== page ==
On Sunday, March 16, 2003, I watched Cheney on “Meet The Press” contradict our assessment publicly. “We know that he [Saddam] has a long-standing relationship with various terrorist groups,” Cheney said, “including the al-Qaeda organization.” I was basically watching Cheney field-test arguments that we would have to anticipate — and rebut — at CIA. Except instead of asking us questions behind closed doors, Cheney was asserting to the public as fact something that we found to be anything but. I found myself yelling at the TV like I was contesting a ref’s blown call in a football game.

The agency’s intelligence collection on Iraq’s relationship with al-Qaida was thin — Iraq’s connections to terrorist organizations were so minute it wasn’t a priority for us — so it was difficult to even construct a chart showing connections, as if we were mapping the Barksdale crew on The Wire. Saddam has a history of supporting small, anti-Israel terrorist groups; in early 2002, due to the war in Afghanistan, the terrorist leader Abu Mus’ab al-Zarqawi moved into Iraq on his own, with no direction or control by al-Qaida or Saddam; there were reports of varying reliability saying Iraq had discussions with al-Qaida about establishing a safe haven, dating from the early 1990s. The Zarqawi stuff would prove to be relevant, after the U.S. invasion. The rest of it didn’t add up to much. We concluded that, at most, the relationship between Iraq and al-Qaida was like two independent groups trying to exploit each other.

None of that stopped the invasion. Nor did the invasion stop the troll-y back-and-forth with the White House on Saddam and terrorism. When I volunteered to deploy to Iraq, my boss’ boss wouldn’t spare me for four days’ worth of weapons training. ( “I would rather have you come back in a body bag than spend that much time out of the office,” he told me.) They were so frantic to respond to White House questions that supporting the actual war effort took a back seat.

As it turned out, the questions wouldn’t stop once the invasion occurred. In June 2003, the Defense Department started to report that troops discovered caches of Iraqi Intelligence Service (IIS) documents allegedly proving Saddam was tight with al-Qaida.

The documents claimed to directly link Mohammed Atta, one of the main 9/11 hijackers, with the Baghdad training camp of Abu Nidal, the infamous Palestinian terrorist. It was a hand-written note, supposedly by Tahir Jalil Habbush al-Tikriti, the former head of the Iraqi Intelligence Service (IIS). If the documents were real, it was damning evidence that Iraq worked with al-Qaida long before the 9/11 attacks; if not, someone embarked on a very sophisticated strategy to play the U.S. government, our team or both.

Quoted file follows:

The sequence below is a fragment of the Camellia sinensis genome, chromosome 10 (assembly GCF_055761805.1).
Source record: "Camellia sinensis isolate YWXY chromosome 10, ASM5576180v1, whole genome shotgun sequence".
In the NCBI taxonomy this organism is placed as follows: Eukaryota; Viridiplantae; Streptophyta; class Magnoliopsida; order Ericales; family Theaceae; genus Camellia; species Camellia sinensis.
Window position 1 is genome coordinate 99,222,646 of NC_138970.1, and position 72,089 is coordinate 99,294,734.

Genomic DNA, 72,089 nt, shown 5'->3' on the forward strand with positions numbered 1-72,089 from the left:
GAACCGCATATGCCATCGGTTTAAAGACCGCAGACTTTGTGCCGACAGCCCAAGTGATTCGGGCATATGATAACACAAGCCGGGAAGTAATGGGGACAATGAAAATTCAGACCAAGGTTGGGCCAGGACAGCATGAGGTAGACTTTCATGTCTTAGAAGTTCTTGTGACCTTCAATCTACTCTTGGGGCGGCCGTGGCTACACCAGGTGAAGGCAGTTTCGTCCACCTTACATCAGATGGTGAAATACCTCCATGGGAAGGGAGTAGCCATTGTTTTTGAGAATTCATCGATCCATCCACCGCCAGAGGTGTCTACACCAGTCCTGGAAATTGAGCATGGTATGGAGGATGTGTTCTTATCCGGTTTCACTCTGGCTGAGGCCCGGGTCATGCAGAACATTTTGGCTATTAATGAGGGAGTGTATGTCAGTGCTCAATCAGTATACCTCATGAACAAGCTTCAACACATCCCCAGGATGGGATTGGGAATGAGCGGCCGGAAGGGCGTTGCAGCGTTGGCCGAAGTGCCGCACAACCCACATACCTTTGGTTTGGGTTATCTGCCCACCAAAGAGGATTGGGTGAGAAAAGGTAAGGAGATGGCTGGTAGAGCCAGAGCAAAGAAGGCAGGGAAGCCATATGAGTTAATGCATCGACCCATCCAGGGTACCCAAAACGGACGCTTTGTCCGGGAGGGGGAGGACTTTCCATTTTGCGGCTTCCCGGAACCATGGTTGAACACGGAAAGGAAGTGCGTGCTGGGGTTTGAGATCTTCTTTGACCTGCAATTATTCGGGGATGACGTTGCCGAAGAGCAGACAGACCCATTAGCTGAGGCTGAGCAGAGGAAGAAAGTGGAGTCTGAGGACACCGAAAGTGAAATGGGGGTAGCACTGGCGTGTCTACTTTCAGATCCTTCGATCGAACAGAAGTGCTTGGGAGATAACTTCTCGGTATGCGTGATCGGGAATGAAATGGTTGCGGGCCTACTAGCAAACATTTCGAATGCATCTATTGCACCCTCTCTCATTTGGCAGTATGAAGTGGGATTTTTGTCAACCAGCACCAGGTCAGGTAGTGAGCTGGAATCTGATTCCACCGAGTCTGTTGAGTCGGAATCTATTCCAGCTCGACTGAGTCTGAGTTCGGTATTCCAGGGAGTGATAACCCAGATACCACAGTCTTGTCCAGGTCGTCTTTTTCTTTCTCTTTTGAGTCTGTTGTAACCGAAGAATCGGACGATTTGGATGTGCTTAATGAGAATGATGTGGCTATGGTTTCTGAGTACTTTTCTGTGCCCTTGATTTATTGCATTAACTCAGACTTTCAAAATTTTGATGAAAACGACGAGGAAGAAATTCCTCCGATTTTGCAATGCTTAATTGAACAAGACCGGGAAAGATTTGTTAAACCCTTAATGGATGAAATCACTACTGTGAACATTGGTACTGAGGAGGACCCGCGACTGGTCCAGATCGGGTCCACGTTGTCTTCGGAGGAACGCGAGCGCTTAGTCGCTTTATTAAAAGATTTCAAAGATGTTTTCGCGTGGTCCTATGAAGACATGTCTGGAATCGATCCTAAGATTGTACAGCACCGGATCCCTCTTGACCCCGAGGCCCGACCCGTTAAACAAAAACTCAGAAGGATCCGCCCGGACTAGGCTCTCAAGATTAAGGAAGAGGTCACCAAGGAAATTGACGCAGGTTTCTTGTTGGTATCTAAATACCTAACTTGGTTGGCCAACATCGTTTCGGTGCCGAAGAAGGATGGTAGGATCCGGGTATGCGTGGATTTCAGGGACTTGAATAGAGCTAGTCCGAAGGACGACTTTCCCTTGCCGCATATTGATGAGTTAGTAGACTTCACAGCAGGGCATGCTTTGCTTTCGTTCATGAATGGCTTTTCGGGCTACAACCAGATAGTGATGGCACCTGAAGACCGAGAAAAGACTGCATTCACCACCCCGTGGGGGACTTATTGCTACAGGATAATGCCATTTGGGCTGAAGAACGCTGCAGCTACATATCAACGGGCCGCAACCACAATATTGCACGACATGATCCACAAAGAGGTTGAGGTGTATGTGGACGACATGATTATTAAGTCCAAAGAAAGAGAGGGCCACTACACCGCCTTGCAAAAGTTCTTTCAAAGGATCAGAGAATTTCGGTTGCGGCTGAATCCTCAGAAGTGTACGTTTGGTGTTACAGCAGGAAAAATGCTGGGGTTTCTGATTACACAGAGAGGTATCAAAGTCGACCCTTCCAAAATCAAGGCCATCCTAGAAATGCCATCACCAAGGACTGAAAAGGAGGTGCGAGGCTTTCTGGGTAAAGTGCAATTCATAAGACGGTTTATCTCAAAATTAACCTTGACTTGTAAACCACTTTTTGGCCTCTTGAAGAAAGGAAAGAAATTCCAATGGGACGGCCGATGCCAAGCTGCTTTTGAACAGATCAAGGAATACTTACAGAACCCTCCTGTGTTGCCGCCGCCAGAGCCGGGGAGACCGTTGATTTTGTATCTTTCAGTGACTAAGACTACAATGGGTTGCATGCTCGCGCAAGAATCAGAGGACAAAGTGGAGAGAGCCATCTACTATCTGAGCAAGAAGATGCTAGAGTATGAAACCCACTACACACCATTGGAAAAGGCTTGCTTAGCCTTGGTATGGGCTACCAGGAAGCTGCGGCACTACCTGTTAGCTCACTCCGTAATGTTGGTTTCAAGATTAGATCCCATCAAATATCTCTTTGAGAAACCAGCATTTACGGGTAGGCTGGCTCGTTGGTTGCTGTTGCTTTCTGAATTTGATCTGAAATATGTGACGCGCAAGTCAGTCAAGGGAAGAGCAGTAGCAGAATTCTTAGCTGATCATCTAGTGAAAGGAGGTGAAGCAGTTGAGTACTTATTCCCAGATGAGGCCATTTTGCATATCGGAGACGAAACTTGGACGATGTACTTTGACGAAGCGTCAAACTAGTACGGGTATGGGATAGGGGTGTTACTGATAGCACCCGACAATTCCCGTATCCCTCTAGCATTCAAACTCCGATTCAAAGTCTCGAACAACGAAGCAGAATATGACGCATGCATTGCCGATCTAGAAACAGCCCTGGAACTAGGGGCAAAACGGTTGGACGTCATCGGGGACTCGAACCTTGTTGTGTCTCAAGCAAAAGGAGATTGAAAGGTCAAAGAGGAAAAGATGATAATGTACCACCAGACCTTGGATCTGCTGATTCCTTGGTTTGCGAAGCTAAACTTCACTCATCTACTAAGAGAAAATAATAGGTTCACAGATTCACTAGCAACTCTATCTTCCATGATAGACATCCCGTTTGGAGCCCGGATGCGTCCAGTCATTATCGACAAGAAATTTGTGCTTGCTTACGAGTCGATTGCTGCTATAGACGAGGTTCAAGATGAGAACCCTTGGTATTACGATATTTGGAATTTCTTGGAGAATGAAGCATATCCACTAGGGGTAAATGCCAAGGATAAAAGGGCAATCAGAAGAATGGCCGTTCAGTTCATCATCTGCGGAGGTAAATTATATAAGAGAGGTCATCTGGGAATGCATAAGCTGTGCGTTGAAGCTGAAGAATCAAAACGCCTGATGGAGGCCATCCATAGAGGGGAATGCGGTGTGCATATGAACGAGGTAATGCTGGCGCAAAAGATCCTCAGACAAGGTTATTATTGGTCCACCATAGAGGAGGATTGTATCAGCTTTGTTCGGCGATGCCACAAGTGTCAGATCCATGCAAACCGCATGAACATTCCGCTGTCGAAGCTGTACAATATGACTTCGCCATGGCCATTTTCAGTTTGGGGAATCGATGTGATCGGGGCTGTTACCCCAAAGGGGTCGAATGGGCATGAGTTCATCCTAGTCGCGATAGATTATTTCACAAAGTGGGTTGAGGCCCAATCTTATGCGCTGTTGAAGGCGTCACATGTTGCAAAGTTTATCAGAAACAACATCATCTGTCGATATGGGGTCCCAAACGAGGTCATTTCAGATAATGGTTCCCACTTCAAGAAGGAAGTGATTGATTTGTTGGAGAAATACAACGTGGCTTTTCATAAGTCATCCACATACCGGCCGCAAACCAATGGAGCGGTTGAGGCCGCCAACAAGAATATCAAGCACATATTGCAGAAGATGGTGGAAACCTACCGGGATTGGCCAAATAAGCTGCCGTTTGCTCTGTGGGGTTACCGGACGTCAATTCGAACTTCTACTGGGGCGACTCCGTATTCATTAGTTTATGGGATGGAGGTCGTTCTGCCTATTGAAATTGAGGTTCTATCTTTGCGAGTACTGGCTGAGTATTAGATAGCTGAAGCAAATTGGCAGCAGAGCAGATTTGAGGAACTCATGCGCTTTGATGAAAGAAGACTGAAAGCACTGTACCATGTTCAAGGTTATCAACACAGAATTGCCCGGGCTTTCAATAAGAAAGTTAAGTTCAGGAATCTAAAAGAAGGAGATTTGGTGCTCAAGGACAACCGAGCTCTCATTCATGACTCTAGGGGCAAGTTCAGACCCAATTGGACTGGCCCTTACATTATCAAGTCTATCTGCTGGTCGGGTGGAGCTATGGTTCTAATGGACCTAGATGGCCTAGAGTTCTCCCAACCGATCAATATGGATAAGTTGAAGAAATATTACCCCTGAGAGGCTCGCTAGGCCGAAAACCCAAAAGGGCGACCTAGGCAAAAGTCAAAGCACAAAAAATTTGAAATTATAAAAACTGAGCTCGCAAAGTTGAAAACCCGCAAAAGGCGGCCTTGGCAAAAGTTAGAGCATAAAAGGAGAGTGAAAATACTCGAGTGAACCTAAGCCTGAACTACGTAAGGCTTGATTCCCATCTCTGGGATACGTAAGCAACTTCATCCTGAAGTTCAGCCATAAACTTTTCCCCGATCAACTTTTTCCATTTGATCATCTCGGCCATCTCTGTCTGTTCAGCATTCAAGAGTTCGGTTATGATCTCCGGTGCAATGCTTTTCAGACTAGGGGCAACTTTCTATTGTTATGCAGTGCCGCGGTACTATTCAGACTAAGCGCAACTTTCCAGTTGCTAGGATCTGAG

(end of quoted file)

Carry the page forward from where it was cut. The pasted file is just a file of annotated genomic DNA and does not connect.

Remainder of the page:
And if this was truly a smoking gun, our team would be blamed — rightly — for getting it wrong. There was a sense of urgency at the CIA to evaluate these documents and provide an answer.

We got to work. We worked with the Secret Service to test the ink. If we could determine how old the ink itself was, we would have a time frame for when the documents were prepared. While in Iraq, I asked every high-level Iraqi government detainee I could about the details of the document. They either had grave doubts, or flatly said the document was bogus. They were adamant the names and roles outlined in the documents didn’t match the structure of the IIS. Having studied the Iraqi intelligence apparatus extensively before the war, everything they said lined up with the structure we understood to be true. The FBI had put together a timeline of Atta’s 2001 travels around the world, culling together airline records, ATM withdrawals and hotel receipts. Much like the infamous “Prague meeting” — another ultimately-bogus thread weaving al-Qaida together with Saddam — the FBI material indicated Atta was in the U.S. when the IIS document indicated he was meeting with Abu Nidal in Iraq.

Our Branch Chief, Karen, walked into Cheney’s office with everything we’d uncovered about the Abu Nidal link in June 2003. It seemed airtight. The Secret Service had determined that the paper was made after the date printed on the page. The timeframes didn’t match. The ink was inconsistent with the ink manufactured in the early 1990s purported timeframe of the documents. The chain of command indicated in the documents contradicted the description of the Iraqi intelligence bureaucracy provided by our detainees, even down to incorrect titles.

These were forgeries.

I wasn’t there, but I heard the vice president was gracious and thanked her.

I actually quit the CIA for 3 days in 2004. I was exhausted answering historical questions trying to justify the invasion while at the same time trying to define Iraqi al-Qaida leader Zarqawi’s growing role as a real threat. I couldn’t take it. People were dying and we were still talking about evidence of a connection between Saddam and al-Qaida. After a few phone calls with leadership in the Counterterrorism Center, I went back after 3 days and switched roles to the operations side — the National Clandestine Service — heading up the targeting operations team looking for Zarqawi. Instead of writing about him, I wanted to find him, I felt like the U.S. accidentally gave him a platform that helped him grow into a major terrorist. I moved onto another assignment a few months before he was killed in 2006.

After leaving the CIA, I’ve had a lot of time to reflect on this sorry absurd role in intelligence history, and my bit role in it. No intelligence analyst should have to deal with policymakers delving into intelligence work. It sounds bureaucratic and boring, but the distinction matters: CIA doesn’t have a policy agenda, it seeks to inform those agendas. Politicians and appointees have ideas for shaping the world. Mingling the two is a recipe for self-delusion and, as we saw in Iraq, failure.